The Regulations do not apply to houses let for the purpose of a holiday, Housing Authority demountable houses and communal type accommodation provided by the Health Services Executive and certain approved non-profit or voluntary bodies. With the exception of Article 8 Food Preparation, Storage and Laundry – the Regulations also apply to houses let by Housing Authorities.
Main Provisions of the 2019 Regulations
These regulations specify requirements in relation to:
- Structural Condition
- Sanitary Facilities
- Heating Facilities
- Food Preparation and Storage and Laundry
- Fire Safety
- Refuse Facilities
- Electricity and Gas
5. Inspections of Private Rented Accommodation
Local Authority inspectors are “authorised persons” who are empowered to inspect a private rented house under the aforementioned legislation. Monaghan Local Authority have an active inspections programme ongoing in this area.
6. Enforcement of Housing Standards
All landlords have a legal obligation to ensure that their rented properties comply with the aforementioned Regulations and responsibility for the enforcement of the Regulations rests with the relevant Local Authority. Landlords failing to comply with their legal obligations in private rented accommodation are liable to be prosecuted, and on conviction, may be subject to a fine not exceeding €5,000 or imprisonment for a term not exceeding 6 months or both, along with a daily fine of €400 for a continuing offence.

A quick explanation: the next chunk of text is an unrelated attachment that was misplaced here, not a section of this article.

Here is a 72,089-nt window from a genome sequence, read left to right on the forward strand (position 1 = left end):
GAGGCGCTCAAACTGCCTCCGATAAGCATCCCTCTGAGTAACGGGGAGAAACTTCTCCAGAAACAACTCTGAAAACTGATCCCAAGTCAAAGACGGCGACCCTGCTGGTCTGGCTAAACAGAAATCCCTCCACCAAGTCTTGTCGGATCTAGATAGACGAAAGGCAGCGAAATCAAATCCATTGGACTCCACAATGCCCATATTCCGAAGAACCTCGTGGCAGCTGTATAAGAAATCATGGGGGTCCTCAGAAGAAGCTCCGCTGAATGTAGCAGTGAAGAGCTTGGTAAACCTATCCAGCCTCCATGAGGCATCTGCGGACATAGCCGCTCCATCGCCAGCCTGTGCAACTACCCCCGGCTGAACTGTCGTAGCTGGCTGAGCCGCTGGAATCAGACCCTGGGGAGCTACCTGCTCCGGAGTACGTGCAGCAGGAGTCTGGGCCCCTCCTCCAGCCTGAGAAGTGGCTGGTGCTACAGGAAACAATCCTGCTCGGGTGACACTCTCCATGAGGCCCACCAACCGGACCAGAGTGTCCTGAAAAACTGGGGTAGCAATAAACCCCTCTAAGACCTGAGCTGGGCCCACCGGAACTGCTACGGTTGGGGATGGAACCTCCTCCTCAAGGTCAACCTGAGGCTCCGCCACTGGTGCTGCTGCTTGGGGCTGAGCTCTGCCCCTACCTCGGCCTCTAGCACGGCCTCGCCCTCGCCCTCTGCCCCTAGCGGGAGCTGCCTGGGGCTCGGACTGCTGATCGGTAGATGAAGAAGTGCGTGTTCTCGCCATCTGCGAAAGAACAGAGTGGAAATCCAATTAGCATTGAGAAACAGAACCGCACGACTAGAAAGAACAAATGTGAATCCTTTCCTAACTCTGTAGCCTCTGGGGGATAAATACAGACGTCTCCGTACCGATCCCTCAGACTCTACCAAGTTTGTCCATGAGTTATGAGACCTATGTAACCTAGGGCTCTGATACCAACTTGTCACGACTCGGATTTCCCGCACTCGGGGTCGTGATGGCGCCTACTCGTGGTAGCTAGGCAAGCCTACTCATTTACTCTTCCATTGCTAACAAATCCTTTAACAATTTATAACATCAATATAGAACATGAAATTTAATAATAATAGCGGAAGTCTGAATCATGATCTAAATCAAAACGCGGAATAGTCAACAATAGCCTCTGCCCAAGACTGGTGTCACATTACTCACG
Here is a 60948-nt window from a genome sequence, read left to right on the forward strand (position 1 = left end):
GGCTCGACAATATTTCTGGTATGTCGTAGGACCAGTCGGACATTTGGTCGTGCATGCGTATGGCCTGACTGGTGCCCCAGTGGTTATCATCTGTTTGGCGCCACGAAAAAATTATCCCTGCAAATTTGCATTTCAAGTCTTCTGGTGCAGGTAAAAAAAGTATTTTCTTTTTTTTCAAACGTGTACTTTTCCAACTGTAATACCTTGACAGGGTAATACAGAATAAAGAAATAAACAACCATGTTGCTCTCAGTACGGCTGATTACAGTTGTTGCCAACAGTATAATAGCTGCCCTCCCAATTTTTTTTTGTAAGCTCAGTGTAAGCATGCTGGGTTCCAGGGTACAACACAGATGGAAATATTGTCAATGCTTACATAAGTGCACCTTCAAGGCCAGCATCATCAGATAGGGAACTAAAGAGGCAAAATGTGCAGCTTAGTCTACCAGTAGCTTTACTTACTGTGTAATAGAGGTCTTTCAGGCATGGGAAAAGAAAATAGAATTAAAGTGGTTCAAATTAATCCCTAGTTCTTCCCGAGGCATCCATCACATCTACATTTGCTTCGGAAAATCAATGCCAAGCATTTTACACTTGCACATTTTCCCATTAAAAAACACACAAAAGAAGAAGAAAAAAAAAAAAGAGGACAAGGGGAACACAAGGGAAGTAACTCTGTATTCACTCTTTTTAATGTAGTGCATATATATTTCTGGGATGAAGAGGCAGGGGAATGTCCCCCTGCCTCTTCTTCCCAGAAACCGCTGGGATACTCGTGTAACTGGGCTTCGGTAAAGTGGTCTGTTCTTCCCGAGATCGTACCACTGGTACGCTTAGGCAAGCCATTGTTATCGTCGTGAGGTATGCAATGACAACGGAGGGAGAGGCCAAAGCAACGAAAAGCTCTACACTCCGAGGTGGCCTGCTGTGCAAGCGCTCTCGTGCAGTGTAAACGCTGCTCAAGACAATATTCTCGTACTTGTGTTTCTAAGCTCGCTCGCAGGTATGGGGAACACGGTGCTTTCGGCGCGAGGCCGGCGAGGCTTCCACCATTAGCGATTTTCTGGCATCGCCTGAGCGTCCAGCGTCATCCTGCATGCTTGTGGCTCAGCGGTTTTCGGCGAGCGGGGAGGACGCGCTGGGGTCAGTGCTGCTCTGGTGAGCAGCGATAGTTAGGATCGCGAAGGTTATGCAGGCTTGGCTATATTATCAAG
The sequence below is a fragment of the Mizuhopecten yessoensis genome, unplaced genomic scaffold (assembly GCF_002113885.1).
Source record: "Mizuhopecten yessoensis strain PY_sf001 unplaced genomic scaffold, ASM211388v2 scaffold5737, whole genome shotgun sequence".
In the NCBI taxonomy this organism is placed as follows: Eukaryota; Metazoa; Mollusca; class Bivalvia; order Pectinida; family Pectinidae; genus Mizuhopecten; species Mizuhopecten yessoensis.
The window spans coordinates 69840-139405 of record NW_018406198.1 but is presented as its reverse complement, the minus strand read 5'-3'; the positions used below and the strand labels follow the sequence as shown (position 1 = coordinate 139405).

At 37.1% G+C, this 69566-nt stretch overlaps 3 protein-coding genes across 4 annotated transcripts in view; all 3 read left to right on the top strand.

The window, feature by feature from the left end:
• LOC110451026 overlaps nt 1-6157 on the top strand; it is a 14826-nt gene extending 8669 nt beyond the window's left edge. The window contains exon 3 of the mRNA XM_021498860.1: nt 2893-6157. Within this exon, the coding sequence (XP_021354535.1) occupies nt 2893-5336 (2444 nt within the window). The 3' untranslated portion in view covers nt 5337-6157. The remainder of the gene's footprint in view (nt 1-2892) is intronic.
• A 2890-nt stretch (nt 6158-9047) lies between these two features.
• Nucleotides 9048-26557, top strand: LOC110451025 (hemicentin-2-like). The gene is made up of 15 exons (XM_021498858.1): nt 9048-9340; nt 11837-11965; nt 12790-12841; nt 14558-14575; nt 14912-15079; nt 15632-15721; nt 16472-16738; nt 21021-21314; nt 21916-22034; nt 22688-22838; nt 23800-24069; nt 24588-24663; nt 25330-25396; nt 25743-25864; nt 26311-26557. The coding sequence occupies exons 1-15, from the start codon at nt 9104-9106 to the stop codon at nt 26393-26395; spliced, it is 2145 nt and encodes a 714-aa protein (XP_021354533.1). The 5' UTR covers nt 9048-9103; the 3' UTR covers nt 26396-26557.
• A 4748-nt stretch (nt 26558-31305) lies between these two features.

7. Dealing with Complaints
Tenants occupying accommodation not meeting the relevant standards should, in the first instance, contact the landlord in order to give the landlord an opportunity to put the matter right. If a tenant has notified the landlord regarding the need for repairs, but the problem has not been rectified by the landlord, then the tenant can chose to refer the matter to the Housing Department for investigation. When contacting the Housing Department, the tenant should provide their full name, address and telephone number/mobile number along with full details of their concerns/query. The name, address and contact details for the landlord should also be provided.
Complaints cannot be dealt with when:
- They are anonymous
- The matter does not relate to housing standards
- There is insufficient information given to investigate
If it is the opinion of the Housing Section that the complaint requires further investigation, then an appointment will be made to inspect the relevant property and further action initiated if warranted.
8. Rent Book Regulations
Landlords are obliged to provide tenants with a “rent book” (or other documentation serving the same purpose) at the commencement of a tenancy. This applies to dwellings rented by private landlords, voluntary bodies, local authorities and employers. The requirement to provide a rent book is set down under:
Housing (Rent Books) Regulations 1993
Housing (Rent Books) Regulations (Amendment) Regulations 2004)
Housing (Rent Books) Regulations (Amendment) Regulations 2010)
(Made under Section 17) of the Housing (Miscellaneous Provisions) Act 1992.
Please find updated Guidelines for Housing Authorities Minimum Standards in Rented Accommodation attached: